Soaring subsidies: UC’s four-year athletic deficit up to nearly $102 million


(Patrick) #1


(Cristian) #2

While i dont agree with taking 500 from each student I understand that if the students and the fans want a better product and more exposure we have to invest in ourselves and the easiest way to do that is through athletics. Which would bring more money but if we were getting paid more in our conference and all our teams would do well in bowl games we wouldnt be in a deficit position.

That being said it also shows how 12 stringed us along and had us investing in things we didnt need. (ex. The booklet we made to give for our inclusion in 12 or marketing).

The problem shouldnt be that the students dont want to attend games or that the coaches make more than the President as one of the people interviewed said. It should be instilling school pride in students to want to attend games and fill seats and teaching that the coaching position is a very volatile position to be in.


#3

How is UCONN’s so freaking high? Gimpel arena sells out just about every game. Football albatross? Or no big donors paying Ollie’s salary?


(Cristian) #4

This is from the other article about cost of recruiting. It says we are under our revenue which would mean we are + so is 500 still the number or is it a new number?


(Patrick) #5

Some of the costs are with the number of sports the departments are supporting:

UCONN: 22 sports
Cincy: 17 sports
Wichita State: 13 sports (no football)
Houston: 14 sports
Navy: 30 sports
ECU: 19 sports
USF: 17 sports
UCF: 16 sports

UCONN is basically spending like a large state University, but doesn’t have the fanbase to match the revenue needed. This is basically why they added football, but they need around 50K tickets sold to match what they are spending. It also doesn’t help that their men’s basketball team tanked under Ollie.

More than likely, they will probably have to cut some sports if they look to reduce costs.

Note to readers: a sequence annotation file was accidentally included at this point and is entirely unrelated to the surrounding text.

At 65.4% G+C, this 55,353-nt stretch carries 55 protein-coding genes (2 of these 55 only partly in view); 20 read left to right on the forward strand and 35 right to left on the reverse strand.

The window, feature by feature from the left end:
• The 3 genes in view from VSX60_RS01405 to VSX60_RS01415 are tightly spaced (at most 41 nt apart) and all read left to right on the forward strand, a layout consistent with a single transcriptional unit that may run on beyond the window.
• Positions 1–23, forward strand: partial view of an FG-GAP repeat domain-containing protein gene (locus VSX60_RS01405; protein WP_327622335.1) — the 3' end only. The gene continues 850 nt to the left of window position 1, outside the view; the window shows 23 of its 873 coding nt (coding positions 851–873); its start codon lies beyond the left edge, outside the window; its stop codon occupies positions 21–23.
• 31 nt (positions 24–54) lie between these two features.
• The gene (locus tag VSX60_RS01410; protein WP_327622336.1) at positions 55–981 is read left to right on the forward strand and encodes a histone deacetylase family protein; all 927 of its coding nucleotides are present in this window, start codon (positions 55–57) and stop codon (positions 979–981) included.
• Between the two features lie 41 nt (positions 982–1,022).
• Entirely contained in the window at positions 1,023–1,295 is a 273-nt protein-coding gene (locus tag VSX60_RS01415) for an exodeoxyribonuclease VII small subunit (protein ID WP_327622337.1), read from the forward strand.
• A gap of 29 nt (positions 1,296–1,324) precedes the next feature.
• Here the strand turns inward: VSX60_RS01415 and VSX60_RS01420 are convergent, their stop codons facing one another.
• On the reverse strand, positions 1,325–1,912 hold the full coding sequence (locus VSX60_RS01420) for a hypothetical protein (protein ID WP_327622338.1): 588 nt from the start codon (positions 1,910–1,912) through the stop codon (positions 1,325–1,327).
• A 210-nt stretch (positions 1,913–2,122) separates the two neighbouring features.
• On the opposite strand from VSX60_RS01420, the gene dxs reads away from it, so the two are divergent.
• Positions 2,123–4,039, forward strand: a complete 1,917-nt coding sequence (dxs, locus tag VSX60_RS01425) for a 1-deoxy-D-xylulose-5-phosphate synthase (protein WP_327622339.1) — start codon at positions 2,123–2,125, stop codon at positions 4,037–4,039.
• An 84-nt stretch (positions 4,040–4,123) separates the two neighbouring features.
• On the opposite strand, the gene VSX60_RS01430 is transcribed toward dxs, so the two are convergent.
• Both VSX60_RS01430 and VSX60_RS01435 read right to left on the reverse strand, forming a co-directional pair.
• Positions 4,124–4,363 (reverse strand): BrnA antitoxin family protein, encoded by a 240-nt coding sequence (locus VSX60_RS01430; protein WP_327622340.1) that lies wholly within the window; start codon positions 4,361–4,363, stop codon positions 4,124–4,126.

(gpropes) #6

I would have thought that all of the Big East refugees would have required big subsidies to make up for the loss of revenue, but that’s really only true for UConn and Cincinnati. USF appears to have made the transition quite well in comparison.


#7

I am pretty sure there are $0 student costs at the military academies and with the stipend, they don’t even need to bring pizza money from home. So the Navy number is not a student cost, it’s a taxpayer subsidy. I’m cool with that.


(Mike Higdon) #8

UH has 35,995 undergraduate students and 7779 graduate students. I don’t know if grad students pay an activity fee. But $8,094,424 divided by 35,995 is $225 per student which is cheap. I paid $200 at LSU in 65-66 and 70-72. So our students should have no complaints.


(Mike Higdon) #9

Yes, they pay the students, not vice-versa.


(Patrick) #10

One of the factors not mentioned is that UCONN and Cincy both charge students for tickets and are the only American Athletic Conference public schools that do so.

A bit strange that they charge for tickets and also ask for the largest fees from the students.


#11

Please keep in mind, the UH yearly budget is 2 Billion.

It is also important to measure the impact of added revenue brought in by athletics when displaying these charts. Enrollment, donations, partnerships and additional connections are either created or enhanced via athletics.